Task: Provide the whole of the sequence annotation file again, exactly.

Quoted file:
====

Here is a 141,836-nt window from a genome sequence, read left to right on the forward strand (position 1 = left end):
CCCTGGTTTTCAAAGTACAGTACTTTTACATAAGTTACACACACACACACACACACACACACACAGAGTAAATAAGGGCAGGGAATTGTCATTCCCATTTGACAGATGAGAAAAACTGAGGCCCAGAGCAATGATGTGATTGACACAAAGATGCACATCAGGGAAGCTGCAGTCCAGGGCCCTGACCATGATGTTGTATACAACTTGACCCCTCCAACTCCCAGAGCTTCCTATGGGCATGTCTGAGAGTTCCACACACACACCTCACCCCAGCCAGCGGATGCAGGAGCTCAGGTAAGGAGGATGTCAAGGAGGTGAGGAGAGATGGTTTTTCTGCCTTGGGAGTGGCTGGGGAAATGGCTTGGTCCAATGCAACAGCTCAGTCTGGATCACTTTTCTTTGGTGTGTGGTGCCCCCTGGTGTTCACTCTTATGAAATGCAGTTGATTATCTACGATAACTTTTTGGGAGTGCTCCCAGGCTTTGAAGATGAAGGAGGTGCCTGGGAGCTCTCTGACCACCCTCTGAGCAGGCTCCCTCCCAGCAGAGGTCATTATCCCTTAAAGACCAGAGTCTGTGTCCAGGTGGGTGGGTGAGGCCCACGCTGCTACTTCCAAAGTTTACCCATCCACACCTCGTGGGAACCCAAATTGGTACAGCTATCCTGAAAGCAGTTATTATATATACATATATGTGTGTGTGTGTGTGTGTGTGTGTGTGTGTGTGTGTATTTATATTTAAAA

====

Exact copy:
Here is a 141,836-nt window from a genome sequence, read left to right on the forward strand (position 1 = left end):
CCCTGGTTTTCAAAGTACAGTACTTTTACATAAGTTACACACACACACACACACACACACACACAGAGTAAATAAGGGCAGGGAATTGTCATTCCCATTTGACAGATGAGAAAAACTGAGGCCCAGAGCAATGATGTGATTGACACAAAGATGCACATCAGGGAAGCTGCAGTCCAGGGCCCTGACCATGATGTTGTATACAACTTGACCCCTCCAACTCCCAGAGCTTCCTATGGGCATGTCTGAGAGTTCCACACACACACCTCACCCCAGCCAGCGGATGCAGGAGCTCAGGTAAGGAGGATGTCAAGGAGGTGAGGAGAGATGGTTTTTCTGCCTTGGGAGTGGCTGGGGAAATGGCTTGGTCCAATGCAACAGCTCAGTCTGGATCACTTTTCTTTGGTGTGTGGTGCCCCCTGGTGTTCACTCTTATGAAATGCAGTTGATTATCTACGATAACTTTTTGGGAGTGCTCCCAGGCTTTGAAGATGAAGGAGGTGCCTGGGAGCTCTCTGACCACCCTCTGAGCAGGCTCCCTCCCAGCAGAGGTCATTATCCCTTAAAGACCAGAGTCTGTGTCCAGGTGGGTGGGTGAGGCCCACGCTGCTACTTCCAAAGTTTACCCATCCACACCTCGTGGGAACCCAAATTGGTACAGCTATCCTGAAAGCAGTTATTATATATACATATATGTGTGTGTGTGTGTGTGTGTGTGTGTGTGTGTGTGTATTTATATTTAAAA